In any case, we have seen governments elsewhere give way for more or less similar reasons.

In February, for example, the Egyptian government of Hazem Beblawi resigned following a protracted strike by public sector workers. In South Korea in April, Prime Minister, Chung Hong, left following a ferry disaster in which 300 people died. In Ukraine, Prime Minister Mykota Azarov, saw no reason to continue ruling after two months of demonstrations that threatened the country's economic and social development. I can cite many other such cases.

There are enough reasons in Kenya - and this has nothing to do with the Opposition push for a national dialogue (which I strongly oppose) - for Uhuru Kenyatta and William Ruto to voluntarily disband government, allow an interim administration, and prepare people for fresh elections. Let us give a chance to leaders out there with more gusto and fresh ideas to secure the lives of Kenyans.

Finally, allow me to borrow a quote from George Saitoti as he involuntarily abandoned his quest for the presidency during the Kanu delegates conference at Kasarani Sports Complex in 2002. "There comes a time when the nation is more important than an individual," he said.

That time is now.

And that is my say.

Wednesday, July 2, 2014


Next Monday - July 7 - is Kenya's "D" Day:  D for Decision; D for Destiny, and D for  Doomsday.

It is the day the increasingly restless opposition group, the Coalition for Reforms and Democracy (CORD), under Raila Odinga, has set as the country's equivalent of Armageddon.

It will be the day when oppositionists will decide how to handle the Administration of Uhuru Kenyatta and William Ruto; whether to proceed in peace or to embrace unconventional means to bring the System to its knees.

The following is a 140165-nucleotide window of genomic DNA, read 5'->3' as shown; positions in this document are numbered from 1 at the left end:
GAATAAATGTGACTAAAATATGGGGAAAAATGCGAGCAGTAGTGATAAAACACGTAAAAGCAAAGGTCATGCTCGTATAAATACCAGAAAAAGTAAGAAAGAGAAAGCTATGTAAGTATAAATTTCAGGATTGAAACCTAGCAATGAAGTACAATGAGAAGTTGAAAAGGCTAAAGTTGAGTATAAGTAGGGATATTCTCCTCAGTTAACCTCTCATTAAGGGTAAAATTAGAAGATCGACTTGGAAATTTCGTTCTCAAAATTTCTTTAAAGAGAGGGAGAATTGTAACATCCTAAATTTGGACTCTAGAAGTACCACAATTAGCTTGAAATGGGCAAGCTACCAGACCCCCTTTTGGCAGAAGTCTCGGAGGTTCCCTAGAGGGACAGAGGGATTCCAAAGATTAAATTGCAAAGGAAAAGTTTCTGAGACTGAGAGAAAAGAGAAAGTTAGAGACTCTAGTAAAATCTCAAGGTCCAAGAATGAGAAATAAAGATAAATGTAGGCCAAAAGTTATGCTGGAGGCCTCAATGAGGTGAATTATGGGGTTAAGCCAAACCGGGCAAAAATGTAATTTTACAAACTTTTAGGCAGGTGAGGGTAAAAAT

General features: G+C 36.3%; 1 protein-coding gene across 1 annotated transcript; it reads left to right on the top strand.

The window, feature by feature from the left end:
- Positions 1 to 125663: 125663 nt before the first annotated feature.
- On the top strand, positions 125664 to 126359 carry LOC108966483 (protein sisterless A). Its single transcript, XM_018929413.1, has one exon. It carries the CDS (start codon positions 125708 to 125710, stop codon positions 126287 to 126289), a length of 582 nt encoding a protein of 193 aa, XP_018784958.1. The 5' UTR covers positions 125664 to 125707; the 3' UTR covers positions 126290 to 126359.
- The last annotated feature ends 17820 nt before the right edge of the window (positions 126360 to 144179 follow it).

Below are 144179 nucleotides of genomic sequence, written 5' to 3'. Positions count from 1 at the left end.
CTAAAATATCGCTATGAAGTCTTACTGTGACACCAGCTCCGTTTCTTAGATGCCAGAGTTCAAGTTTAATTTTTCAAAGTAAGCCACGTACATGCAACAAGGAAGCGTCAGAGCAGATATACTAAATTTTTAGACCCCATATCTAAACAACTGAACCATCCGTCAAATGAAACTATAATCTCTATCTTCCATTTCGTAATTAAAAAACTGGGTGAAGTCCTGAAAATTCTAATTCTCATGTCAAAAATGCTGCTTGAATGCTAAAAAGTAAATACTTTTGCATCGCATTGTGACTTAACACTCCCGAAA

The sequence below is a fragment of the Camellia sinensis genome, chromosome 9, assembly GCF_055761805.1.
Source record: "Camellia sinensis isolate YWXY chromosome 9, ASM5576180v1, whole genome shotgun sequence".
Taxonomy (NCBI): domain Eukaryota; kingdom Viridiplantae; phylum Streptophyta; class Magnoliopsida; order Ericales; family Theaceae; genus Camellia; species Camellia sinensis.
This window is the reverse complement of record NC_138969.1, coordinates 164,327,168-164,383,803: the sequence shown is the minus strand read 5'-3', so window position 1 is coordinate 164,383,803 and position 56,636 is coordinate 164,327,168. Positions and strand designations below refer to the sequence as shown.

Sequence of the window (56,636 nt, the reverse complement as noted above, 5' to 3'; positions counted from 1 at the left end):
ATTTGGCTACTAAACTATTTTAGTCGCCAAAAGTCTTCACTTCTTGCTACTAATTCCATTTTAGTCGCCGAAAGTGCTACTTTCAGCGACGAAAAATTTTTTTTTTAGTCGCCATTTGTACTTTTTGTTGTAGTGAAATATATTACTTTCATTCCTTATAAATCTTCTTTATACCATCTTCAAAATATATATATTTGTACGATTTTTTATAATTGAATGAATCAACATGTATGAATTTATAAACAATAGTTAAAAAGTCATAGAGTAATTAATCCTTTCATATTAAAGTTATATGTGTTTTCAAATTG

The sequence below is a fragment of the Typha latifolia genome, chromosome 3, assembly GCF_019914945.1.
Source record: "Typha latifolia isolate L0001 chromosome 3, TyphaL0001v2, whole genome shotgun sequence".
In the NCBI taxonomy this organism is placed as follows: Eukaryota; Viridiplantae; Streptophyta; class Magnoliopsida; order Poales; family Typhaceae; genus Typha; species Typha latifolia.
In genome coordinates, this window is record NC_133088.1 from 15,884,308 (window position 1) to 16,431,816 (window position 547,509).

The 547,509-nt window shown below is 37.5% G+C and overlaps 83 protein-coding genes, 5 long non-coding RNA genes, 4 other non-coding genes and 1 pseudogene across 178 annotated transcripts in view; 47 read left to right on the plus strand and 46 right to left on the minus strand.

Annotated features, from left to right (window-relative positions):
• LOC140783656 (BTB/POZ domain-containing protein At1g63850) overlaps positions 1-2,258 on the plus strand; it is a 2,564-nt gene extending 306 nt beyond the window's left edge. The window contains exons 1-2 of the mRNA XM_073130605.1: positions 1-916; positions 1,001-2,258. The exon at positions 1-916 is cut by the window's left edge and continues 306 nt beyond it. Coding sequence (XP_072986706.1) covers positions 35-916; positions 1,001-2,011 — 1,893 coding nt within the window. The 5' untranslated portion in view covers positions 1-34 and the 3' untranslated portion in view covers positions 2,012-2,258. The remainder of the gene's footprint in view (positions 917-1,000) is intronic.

It is also assumed that that day of Saba Saba (the seventh day of the seventh month) will be when CORD will officially begin its journey for the country's so-called Third Liberation.

Given that CORD had given Uhuru enough time to convene a national dialogue over matters of security, devolution and the disbandment of the electoral commission - which Uhuru has tactically ignored - much should be anticipated before, during and after that much-touted rally in Nairobi.

In May when Raila returned from a three month sabbatical in the United States, he gravely disappointed his supporters by failing to issue orders for a grand march to State House. A huge mass of people left his welcoming rally at Uhuru Park dejected and annoyed.

This time around Raila is under pressure to announce a Decision for a grand plan aimed at making the country ungovernable. If he fails to do that, his political career could be as good as dead. On the other hand, if he succumbs to populist pressure, Raila's action could lead to Destruction of lives and property. It would be the beginning of Doomsday; and none other than Raila Amolo Odinga will be held responsible. In brief, the Kenya's Destiny is partly in his hands.

So, the former political detainee is damned if he calls people to action and damned if he doesn't.

There is no doubt that the decision to hold country-wide rallies has polarised the nation. The issue has rocked the Jubilee Government and divided even CORD itself. It has caused a split of opinion in religious denominations and elicited divergent positions within the world community of nations.

What will happen on Monday - and the Government has pledged full security support - will determine whether Kenya moves forward as one nation or splinters into a tribal, partisan grouping.

And it only needs a spark from a hateful tongue, or a stone from a deranged element, to plunge the country into a state of anarchy.

And that is my say.